With reference to FIG. 7, there is a possibility that an installed fuser assembly 32 is incompatible with the selected configuration of the power supply 44. For example, as illustrated, a 230V fuser assembly 32 is installed in an apparatus having a power supply 44 that is configured for 115V operation. In the fuser assembly 32, the illustrated heating device 48 is electrically coupled to the second fuser-side connection point 58. However, the heating device 48 is unconnected to the first fuser-side connection point 56. Thus, no power will be supplied to the fuser assembly 32 via the interconnection of the first fuser-side connection point 56 to the first power supply-side connection point 76 on the power supply 44. However, the heating device 48 is connected to the second circuit branch of the power supply 44.

If the 230V fuser assembly 32 has a properly installed 230V heating device, then the power that the fuser assembly 32 will draw under steady state conditions will be significantly less than anticipated by the designed-for conditions of the heating device 48. Keeping with the above example an 835 watt designed-for power requirement, a 230V heating device has a resistance of approximately 64Ω. Thus, the 230V heating device 48 supplied with 115V will only draw approximately 209 watts of power through the second circuit branch of the power supply 44, compared to the expected 835 watts. The relatively low power draw of the fuser assembly 32 will not be sufficient to blow the fuse in the second circuit branch of the power supply. However, the fuser assembly 32 will begin to heat up much more slowly than anticipated.

Under such conditions, the fuser processor 46 may be able to suitably detect that the wrong fuser assembly 32 or heating device 48 is installed in the apparatus based upon the additional time that it would take for the fuser assembly 32 to warm up, e.g. by keeping track of measurements from the first sensor 50 as a function of time. The fuser processor 46 can then register an error, record the error in NVRAM, and/or provide an operator panel message to demand that the correct fuser assembly 32 be installed. Moreover, if the fuser processor 46 did not take action to turn off the power supplied to the fuser assembly 32, then the thermal protection device 84 will turn off power to the heating device 48 if excessive temperature is generated. The thermal protection device 84 has sufficient time to react to temperatures that may exceed designed-for parameters due to the relatively lower heating rate of a 230V heating device compared to a proper heating device 48 intended for 115V operation.

As a second example, assume that an improper type heating device 48 was installed in the fuser assembly 32 of FIG. 7. This may occur where an 115V heating device 48 is installed in the 230V fuser assembly. Under this arrangement, the current drawn by the 115V heating device 48 through the second circuit branch of the power supply 44 may be sufficient to blow the fuse. If the fuse in the second circuit branch does not blow, the fuser assembly 32 will attempt to draw an appropriate amount of power, e.g., 835 watts. However, the fuser processor 46 and the thermal protection device 84 have sufficient time to react to temperatures that may exceed designed-for parameters.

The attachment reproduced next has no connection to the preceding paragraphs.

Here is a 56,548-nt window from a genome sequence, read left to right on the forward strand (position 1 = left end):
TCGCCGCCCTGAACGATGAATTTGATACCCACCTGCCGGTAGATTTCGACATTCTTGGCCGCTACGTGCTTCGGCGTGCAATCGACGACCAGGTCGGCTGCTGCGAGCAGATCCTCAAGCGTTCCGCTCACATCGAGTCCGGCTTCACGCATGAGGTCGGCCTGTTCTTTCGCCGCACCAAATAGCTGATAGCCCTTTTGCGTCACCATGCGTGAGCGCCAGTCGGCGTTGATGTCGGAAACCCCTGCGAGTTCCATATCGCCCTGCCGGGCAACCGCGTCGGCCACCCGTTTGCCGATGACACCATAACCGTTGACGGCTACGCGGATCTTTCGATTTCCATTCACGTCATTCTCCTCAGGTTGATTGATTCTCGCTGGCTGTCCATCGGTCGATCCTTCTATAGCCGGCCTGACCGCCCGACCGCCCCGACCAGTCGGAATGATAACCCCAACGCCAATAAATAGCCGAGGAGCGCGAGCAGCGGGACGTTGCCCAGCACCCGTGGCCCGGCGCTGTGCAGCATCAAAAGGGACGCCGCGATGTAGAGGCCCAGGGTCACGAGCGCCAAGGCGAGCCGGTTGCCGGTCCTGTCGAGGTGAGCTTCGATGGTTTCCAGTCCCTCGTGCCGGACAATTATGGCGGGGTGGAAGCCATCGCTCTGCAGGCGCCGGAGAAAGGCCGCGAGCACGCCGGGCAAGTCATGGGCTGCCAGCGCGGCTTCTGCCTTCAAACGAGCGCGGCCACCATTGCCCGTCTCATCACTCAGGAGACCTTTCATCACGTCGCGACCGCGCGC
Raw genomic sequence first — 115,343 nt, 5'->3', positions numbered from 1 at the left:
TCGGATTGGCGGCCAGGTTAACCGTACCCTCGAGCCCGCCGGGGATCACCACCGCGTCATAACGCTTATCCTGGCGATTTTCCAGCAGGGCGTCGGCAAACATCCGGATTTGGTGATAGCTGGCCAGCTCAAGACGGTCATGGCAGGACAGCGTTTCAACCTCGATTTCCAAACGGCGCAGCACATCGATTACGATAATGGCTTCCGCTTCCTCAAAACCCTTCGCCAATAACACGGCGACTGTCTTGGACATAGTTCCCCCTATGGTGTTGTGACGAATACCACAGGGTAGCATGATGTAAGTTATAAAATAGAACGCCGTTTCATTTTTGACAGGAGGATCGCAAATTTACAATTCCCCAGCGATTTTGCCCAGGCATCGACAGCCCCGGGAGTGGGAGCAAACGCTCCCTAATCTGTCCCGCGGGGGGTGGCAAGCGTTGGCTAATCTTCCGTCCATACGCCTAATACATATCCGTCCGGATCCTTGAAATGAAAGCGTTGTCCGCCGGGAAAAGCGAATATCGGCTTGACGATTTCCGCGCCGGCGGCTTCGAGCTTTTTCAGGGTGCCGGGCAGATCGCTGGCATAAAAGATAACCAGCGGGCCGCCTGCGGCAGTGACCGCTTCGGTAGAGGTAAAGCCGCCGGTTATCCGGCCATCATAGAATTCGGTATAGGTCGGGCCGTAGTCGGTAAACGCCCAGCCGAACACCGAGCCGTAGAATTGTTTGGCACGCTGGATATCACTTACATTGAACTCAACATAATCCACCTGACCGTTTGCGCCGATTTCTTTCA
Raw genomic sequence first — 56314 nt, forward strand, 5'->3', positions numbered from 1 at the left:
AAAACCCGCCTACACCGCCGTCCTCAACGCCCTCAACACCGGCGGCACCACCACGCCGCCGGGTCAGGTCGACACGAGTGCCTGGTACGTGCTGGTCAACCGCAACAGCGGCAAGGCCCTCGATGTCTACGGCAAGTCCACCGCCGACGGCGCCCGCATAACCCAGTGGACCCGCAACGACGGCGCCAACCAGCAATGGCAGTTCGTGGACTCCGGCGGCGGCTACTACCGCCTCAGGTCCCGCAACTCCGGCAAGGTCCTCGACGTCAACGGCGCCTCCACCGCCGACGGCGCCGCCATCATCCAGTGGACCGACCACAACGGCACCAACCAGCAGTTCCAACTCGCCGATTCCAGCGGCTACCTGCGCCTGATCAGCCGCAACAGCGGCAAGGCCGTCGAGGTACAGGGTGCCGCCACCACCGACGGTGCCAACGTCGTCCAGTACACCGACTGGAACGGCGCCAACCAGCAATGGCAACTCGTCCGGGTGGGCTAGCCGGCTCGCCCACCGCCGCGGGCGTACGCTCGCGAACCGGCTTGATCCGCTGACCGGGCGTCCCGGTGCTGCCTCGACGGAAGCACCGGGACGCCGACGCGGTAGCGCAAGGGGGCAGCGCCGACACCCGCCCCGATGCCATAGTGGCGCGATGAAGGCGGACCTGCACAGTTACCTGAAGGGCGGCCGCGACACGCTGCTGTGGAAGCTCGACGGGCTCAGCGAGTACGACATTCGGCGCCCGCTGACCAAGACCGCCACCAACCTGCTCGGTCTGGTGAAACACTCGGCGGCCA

With reference to FIG. 8, it is also possible that an improper heating device 48 is installed in a properly configured 115V fuser assembly 32. Assume that during manufacturing, a second type heating device, e.g., a 230V heating device, is installed in a 115V fuser assembly, which is interconnected to a properly configured 115V power supply 44. As noted in the above example, the 230V heating device 48 will output approximately of the power of a corresponding heating device 48 intended for 115V because the 230V heating device 48 has nominally four times the anticipated resistance. Thus, the fuser processor 46 may be able to suitably detect that the wrong heating device 48 is installed based upon the additional time that it would take for the fuser assembly 32 to warm up, e.g. by keeping track of measurements from the first sensor 50 as a function of time as noted above.

Although the present invention has been illustrated in the context of an exemplary color laser printer, the present invention may be applied generally to monochrome or color devices. Moreover, the present invention is applicable to electrophotographic apparatuses generally, which may include laser printers, copiers, facsimile machines, multifunction machines, and like devices.

Having described the invention in detail and by reference to preferred embodiments thereof, it will be apparent that modifications and variations are possible without departing from the scope of the invention defined in the appended claims.

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Citing PatentFiling datePublication dateApplicantTitle
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US20130026154 *Jul 27, 2012Jan 31, 2013Canon Kabushiki KaishaImage heating apparatus
Classifications
U.S. Classification399/88, 399/37, 399/30, 399/320
International ClassificationG03G15/00, G03G15/20
Cooperative ClassificationG03G15/80, G03G15/2039, G03G15/5004
European ClassificationG03G15/50B, G03G15/20H2P3